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8 Wonderful Facts about Saint-Nicholas Church in Ghent

It’s no exaggeration when I say that the city of Ghent in modern-day Belgium had the most impressive skyline in the world during the Middle Ages.

That’s because 3 major buildings in Ghent are lined up in the city center, Saint Bavo’s Cathedral, the Belfry of Ghent, and the fascinating church you’ll discover in this article.

Constructed in a remarkable variant of Gothic architecture, this church has a history of almost 800 years.

In this article, you’ll discover some of the most interesting facts about Saint-Nicholas Church in Ghent, one of the city’s most stunning landmarks.

1. It’s the westernmost of the three major structures in the center of Ghent

The city of Ghent is dominated by three tall medieval buildings, which is quite remarkable. That’s why the city is sometimes referred to as the “Manhattan of the Middle Ages.”

Saint-Nicholas Church is the westernmost of these three buildings and is located just one block east of the banks of the Leie River.

The popular Korenmarkt square is located between the river and the church and as you surely expected, this is one of the most popular touristic spots in the city.

Especially the view from this square with the three historic towers in the background is one of the most fascinating medieval pictures in Europe.

Saint-Nicholas Church in Ghent
The church in Ghent along with the Belfry and Saint Bavo’s Cathedral / Trougnouf / Wiki Commons

2. It was constructed on the location of a former Romanesque church

The massive church we can admire today was constructed in the 13th century but this wasn’t the first building in this location.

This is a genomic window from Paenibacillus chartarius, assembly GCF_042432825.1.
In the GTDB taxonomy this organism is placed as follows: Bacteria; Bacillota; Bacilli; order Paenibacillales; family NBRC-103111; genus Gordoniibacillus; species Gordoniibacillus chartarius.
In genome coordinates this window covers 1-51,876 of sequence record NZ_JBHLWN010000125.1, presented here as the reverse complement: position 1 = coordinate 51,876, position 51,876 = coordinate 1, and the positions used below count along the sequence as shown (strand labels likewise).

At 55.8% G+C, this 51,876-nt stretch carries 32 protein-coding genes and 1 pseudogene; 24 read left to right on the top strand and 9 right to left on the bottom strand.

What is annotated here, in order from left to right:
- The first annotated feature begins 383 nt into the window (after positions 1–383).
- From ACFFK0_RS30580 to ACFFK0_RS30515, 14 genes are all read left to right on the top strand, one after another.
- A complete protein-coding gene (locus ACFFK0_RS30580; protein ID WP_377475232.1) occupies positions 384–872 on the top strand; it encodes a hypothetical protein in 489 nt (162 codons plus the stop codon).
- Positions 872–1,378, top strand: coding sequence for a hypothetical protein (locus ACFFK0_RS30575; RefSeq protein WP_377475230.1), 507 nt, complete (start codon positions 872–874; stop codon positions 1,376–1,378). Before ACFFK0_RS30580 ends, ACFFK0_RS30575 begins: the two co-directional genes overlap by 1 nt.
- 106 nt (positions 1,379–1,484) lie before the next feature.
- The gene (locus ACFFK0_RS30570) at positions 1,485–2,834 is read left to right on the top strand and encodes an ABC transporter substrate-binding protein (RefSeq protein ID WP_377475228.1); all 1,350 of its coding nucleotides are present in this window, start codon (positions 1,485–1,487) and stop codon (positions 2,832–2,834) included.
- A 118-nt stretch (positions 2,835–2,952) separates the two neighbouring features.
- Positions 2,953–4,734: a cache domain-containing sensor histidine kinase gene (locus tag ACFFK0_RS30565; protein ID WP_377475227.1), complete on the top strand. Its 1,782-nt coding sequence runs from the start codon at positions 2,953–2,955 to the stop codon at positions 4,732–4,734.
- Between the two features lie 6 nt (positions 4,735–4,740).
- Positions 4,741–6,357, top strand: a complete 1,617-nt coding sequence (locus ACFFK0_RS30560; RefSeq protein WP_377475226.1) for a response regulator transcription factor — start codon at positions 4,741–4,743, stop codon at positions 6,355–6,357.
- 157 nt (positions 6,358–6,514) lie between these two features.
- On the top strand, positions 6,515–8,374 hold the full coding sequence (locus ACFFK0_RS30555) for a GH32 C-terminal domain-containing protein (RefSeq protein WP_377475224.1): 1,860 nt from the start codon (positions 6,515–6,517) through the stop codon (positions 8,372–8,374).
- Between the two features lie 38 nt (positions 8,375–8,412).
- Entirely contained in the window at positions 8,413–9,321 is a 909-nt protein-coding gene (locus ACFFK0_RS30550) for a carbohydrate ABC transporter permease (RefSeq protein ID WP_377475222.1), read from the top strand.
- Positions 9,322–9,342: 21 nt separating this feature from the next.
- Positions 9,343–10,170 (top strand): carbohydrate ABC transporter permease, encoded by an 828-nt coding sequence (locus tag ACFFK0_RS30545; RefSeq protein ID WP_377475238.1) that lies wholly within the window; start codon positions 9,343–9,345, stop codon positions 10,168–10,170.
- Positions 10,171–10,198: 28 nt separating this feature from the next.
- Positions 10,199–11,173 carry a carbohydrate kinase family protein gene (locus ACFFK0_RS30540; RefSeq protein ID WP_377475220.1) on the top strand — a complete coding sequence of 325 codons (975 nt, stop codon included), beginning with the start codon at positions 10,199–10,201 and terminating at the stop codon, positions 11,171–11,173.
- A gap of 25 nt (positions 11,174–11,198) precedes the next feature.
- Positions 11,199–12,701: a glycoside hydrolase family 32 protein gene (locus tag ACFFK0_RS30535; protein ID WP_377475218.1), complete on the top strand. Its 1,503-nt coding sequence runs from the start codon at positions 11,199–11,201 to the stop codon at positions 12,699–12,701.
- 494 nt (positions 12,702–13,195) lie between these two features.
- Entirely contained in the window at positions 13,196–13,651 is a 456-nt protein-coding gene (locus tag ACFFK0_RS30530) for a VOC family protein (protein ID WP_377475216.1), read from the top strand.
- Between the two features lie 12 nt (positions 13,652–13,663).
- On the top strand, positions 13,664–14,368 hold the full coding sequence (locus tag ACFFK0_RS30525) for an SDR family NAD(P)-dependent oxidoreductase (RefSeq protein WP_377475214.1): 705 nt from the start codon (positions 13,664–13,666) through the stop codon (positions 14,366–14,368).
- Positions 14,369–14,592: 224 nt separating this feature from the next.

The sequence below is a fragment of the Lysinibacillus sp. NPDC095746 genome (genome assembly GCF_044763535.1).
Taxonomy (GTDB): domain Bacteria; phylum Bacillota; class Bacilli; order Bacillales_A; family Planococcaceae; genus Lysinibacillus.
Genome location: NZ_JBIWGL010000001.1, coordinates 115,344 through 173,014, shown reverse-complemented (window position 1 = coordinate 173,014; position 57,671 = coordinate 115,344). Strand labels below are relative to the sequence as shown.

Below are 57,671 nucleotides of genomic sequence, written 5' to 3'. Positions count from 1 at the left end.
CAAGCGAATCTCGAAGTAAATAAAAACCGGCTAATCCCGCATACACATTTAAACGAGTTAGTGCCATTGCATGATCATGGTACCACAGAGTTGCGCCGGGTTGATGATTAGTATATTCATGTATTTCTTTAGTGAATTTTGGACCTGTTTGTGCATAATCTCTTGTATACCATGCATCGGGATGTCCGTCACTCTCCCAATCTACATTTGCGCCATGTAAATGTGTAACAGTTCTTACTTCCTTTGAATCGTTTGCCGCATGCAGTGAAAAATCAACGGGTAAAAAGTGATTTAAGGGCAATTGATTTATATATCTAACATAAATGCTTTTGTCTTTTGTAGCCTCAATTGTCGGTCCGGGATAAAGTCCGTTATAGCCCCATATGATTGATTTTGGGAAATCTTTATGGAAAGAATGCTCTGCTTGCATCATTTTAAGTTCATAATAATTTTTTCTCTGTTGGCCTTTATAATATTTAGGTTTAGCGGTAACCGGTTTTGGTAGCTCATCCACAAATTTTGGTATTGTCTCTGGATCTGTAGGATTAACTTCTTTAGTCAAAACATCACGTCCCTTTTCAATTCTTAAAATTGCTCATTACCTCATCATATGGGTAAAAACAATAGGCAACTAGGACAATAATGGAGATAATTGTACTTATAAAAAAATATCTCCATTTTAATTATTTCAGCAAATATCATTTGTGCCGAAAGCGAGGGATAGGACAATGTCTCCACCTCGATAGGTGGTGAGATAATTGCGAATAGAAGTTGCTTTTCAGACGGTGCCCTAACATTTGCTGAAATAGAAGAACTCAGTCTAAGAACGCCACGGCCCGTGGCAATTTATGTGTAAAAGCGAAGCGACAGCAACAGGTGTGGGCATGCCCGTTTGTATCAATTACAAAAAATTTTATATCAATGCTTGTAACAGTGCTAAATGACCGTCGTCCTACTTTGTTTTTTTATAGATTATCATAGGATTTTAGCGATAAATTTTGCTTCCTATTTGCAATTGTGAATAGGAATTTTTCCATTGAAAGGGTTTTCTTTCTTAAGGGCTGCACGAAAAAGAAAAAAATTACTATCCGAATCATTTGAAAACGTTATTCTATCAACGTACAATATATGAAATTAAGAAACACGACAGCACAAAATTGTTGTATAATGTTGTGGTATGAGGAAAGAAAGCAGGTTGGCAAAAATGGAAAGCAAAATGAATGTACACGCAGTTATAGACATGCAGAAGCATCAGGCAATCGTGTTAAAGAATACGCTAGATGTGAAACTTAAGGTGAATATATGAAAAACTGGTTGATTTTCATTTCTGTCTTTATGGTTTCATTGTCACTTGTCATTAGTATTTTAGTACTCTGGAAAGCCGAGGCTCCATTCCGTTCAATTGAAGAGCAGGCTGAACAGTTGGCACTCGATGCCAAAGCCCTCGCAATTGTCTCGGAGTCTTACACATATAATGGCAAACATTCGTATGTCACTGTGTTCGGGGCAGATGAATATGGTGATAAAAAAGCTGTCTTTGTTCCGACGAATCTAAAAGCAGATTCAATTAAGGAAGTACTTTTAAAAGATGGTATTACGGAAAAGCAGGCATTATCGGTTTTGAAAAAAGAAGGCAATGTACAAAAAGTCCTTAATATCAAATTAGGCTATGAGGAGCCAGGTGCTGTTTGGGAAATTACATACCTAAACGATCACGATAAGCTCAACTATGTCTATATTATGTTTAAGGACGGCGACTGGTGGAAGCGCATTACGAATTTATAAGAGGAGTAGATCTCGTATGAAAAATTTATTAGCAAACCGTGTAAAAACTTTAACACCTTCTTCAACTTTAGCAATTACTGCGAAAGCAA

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The city started to grow in the 11th century as the capital city of the County of Flanders and many buildings were constructed during this period.

This includes, for example, the famous Gravensteen Castle which served as the residence of the Counts of Flanders for hundreds of years.

A church already stood here in the 11th century and this building was constructed in the Romanesque architectural style.

The first building was destroyed by fire in 1120 and the second was demolished in 1200 to make way for a new church.

View from the Belfry of Ghent
View from the Belfry of Ghent / Acediscovery / Wiki Commons

3. Two local abbeys commissioned a church around the same time

The construction of Saint Nicholas Church was commissioned by Saint Peter’s Abbey, one of the two major abbeys in the city during the Middle Ages.

What’s remarkable is that the other abbey, Saint Bavo’s Abbey, also commissioned a massive church around the same time known as Saint Michael’s Church.

This is actually the fourth major building in a straight line in the center of Ghent, but it’s located across the Leie River.

It doesn’t feature massive towers but is certainly equally large in size. The original church was rebuilt and completed in the 15th century in the late-Gothic style.

Saint Michaels Church Ghent from Saint Michaels Bridge
Saint Michael’s Church Ghent seen from Saint Michael’s Bridge / Wiki Commons

4. It was completed in the 13th century in a local early Gothic architectural style

The architectural style of Saint-Nicholas Church in Ghent is known as Scheldt Gothic. It can be defined as a transition between Romanesque and Gothic architecture.